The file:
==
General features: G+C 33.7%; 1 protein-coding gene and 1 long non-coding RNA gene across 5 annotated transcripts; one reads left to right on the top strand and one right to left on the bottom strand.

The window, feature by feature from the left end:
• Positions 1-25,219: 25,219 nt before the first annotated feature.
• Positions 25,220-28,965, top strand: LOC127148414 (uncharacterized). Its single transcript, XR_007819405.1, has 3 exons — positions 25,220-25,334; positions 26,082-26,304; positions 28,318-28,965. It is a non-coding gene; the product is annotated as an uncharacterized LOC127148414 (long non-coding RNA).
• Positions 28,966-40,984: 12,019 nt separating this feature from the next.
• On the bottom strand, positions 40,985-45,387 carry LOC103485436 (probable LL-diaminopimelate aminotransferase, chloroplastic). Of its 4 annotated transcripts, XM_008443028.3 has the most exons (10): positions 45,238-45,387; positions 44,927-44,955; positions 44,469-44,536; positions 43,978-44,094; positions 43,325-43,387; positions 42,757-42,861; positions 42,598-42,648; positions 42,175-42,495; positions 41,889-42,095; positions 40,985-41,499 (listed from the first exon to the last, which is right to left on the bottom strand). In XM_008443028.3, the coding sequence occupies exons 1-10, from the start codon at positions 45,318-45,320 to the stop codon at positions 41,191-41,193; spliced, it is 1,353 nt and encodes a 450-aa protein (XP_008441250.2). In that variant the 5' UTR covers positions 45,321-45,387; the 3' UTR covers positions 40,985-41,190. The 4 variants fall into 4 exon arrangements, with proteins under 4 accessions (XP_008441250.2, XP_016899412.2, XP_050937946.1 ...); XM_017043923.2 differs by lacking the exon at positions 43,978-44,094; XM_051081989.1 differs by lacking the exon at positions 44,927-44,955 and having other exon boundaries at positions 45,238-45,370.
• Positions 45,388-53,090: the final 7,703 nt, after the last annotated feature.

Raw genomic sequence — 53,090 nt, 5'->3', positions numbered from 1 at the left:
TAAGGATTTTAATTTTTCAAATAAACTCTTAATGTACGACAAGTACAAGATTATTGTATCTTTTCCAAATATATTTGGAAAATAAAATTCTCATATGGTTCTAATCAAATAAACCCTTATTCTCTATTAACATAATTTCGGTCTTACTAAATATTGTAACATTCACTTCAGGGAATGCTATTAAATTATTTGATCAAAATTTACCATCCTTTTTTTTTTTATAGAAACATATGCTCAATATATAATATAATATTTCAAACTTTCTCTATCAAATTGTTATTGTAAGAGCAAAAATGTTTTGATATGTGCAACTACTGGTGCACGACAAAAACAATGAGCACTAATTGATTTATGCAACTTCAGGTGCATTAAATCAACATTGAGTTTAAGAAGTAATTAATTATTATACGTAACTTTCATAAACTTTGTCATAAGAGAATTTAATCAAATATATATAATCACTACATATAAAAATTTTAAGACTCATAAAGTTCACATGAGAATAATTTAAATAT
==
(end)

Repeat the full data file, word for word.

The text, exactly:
General features: G+C 33.7%; 1 protein-coding gene and 1 long non-coding RNA gene across 5 annotated transcripts; one reads left to right on the top strand and one right to left on the bottom strand.

The window, feature by feature from the left end:
• Positions 1-25,219: 25,219 nt before the first annotated feature.
• Positions 25,220-28,965, top strand: LOC127148414 (uncharacterized). Its single transcript, XR_007819405.1, has 3 exons — positions 25,220-25,334; positions 26,082-26,304; positions 28,318-28,965. It is a non-coding gene; the product is annotated as an uncharacterized LOC127148414 (long non-coding RNA).
• Positions 28,966-40,984: 12,019 nt separating this feature from the next.
• On the bottom strand, positions 40,985-45,387 carry LOC103485436 (probable LL-diaminopimelate aminotransferase, chloroplastic). Of its 4 annotated transcripts, XM_008443028.3 has the most exons (10): positions 45,238-45,387; positions 44,927-44,955; positions 44,469-44,536; positions 43,978-44,094; positions 43,325-43,387; positions 42,757-42,861; positions 42,598-42,648; positions 42,175-42,495; positions 41,889-42,095; positions 40,985-41,499 (listed from the first exon to the last, which is right to left on the bottom strand). In XM_008443028.3, the coding sequence occupies exons 1-10, from the start codon at positions 45,318-45,320 to the stop codon at positions 41,191-41,193; spliced, it is 1,353 nt and encodes a 450-aa protein (XP_008441250.2). In that variant the 5' UTR covers positions 45,321-45,387; the 3' UTR covers positions 40,985-41,190. The 4 variants fall into 4 exon arrangements, with proteins under 4 accessions (XP_008441250.2, XP_016899412.2, XP_050937946.1 ...); XM_017043923.2 differs by lacking the exon at positions 43,978-44,094; XM_051081989.1 differs by lacking the exon at positions 44,927-44,955 and having other exon boundaries at positions 45,238-45,370.
• Positions 45,388-53,090: the final 7,703 nt, after the last annotated feature.

Raw genomic sequence — 53,090 nt, 5'->3', positions numbered from 1 at the left:
TAAGGATTTTAATTTTTCAAATAAACTCTTAATGTACGACAAGTACAAGATTATTGTATCTTTTCCAAATATATTTGGAAAATAAAATTCTCATATGGTTCTAATCAAATAAACCCTTATTCTCTATTAACATAATTTCGGTCTTACTAAATATTGTAACATTCACTTCAGGGAATGCTATTAAATTATTTGATCAAAATTTACCATCCTTTTTTTTTTTATAGAAACATATGCTCAATATATAATATAATATTTCAAACTTTCTCTATCAAATTGTTATTGTAAGAGCAAAAATGTTTTGATATGTGCAACTACTGGTGCACGACAAAAACAATGAGCACTAATTGATTTATGCAACTTCAGGTGCATTAAATCAACATTGAGTTTAAGAAGTAATTAATTATTATACGTAACTTTCATAAACTTTGTCATAAGAGAATTTAATCAAATATATATAATCACTACATATAAAAATTTTAAGACTCATAAAGTTCACATGAGAATAATTTAAATAT